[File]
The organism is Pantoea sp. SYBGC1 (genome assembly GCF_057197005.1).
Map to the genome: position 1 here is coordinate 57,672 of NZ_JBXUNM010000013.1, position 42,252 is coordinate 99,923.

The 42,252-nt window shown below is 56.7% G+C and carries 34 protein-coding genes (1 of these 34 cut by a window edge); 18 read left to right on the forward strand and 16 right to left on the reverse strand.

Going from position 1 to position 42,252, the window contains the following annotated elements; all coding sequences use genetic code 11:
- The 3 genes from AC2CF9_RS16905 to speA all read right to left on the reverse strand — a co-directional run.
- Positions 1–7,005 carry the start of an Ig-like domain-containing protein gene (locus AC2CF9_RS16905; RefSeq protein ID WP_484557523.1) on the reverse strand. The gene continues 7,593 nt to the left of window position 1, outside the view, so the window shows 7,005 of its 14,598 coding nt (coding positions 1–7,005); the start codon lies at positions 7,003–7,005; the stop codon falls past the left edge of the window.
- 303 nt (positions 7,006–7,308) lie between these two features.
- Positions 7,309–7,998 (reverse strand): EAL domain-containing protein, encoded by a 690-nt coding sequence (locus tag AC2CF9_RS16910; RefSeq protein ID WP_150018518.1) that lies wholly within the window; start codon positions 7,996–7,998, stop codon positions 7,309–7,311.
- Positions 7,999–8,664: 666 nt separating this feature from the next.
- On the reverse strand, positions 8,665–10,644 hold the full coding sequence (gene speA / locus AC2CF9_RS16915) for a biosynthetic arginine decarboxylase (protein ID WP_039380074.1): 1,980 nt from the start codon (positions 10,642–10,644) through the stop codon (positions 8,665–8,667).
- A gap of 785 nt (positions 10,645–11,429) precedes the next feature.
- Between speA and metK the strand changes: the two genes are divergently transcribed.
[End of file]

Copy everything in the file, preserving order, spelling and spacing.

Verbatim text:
The organism is Pantoea sp. SYBGC1 (genome assembly GCF_057197005.1).
Map to the genome: position 1 here is coordinate 57,672 of NZ_JBXUNM010000013.1, position 42,252 is coordinate 99,923.

The 42,252-nt window shown below is 56.7% G+C and carries 34 protein-coding genes (1 of these 34 cut by a window edge); 18 read left to right on the forward strand and 16 right to left on the reverse strand.

Going from position 1 to position 42,252, the window contains the following annotated elements; all coding sequences use genetic code 11:
- The 3 genes from AC2CF9_RS16905 to speA all read right to left on the reverse strand — a co-directional run.
- Positions 1–7,005 carry the start of an Ig-like domain-containing protein gene (locus AC2CF9_RS16905; RefSeq protein ID WP_484557523.1) on the reverse strand. The gene continues 7,593 nt to the left of window position 1, outside the view, so the window shows 7,005 of its 14,598 coding nt (coding positions 1–7,005); the start codon lies at positions 7,003–7,005; the stop codon falls past the left edge of the window.
- 303 nt (positions 7,006–7,308) lie between these two features.
- Positions 7,309–7,998 (reverse strand): EAL domain-containing protein, encoded by a 690-nt coding sequence (locus tag AC2CF9_RS16910; RefSeq protein ID WP_150018518.1) that lies wholly within the window; start codon positions 7,996–7,998, stop codon positions 7,309–7,311.
- Positions 7,999–8,664: 666 nt separating this feature from the next.
- On the reverse strand, positions 8,665–10,644 hold the full coding sequence (gene speA / locus AC2CF9_RS16915) for a biosynthetic arginine decarboxylase (protein ID WP_039380074.1): 1,980 nt from the start codon (positions 10,642–10,644) through the stop codon (positions 8,665–8,667).
- A gap of 785 nt (positions 10,645–11,429) precedes the next feature.
- Between speA and metK the strand changes: the two genes are divergently transcribed.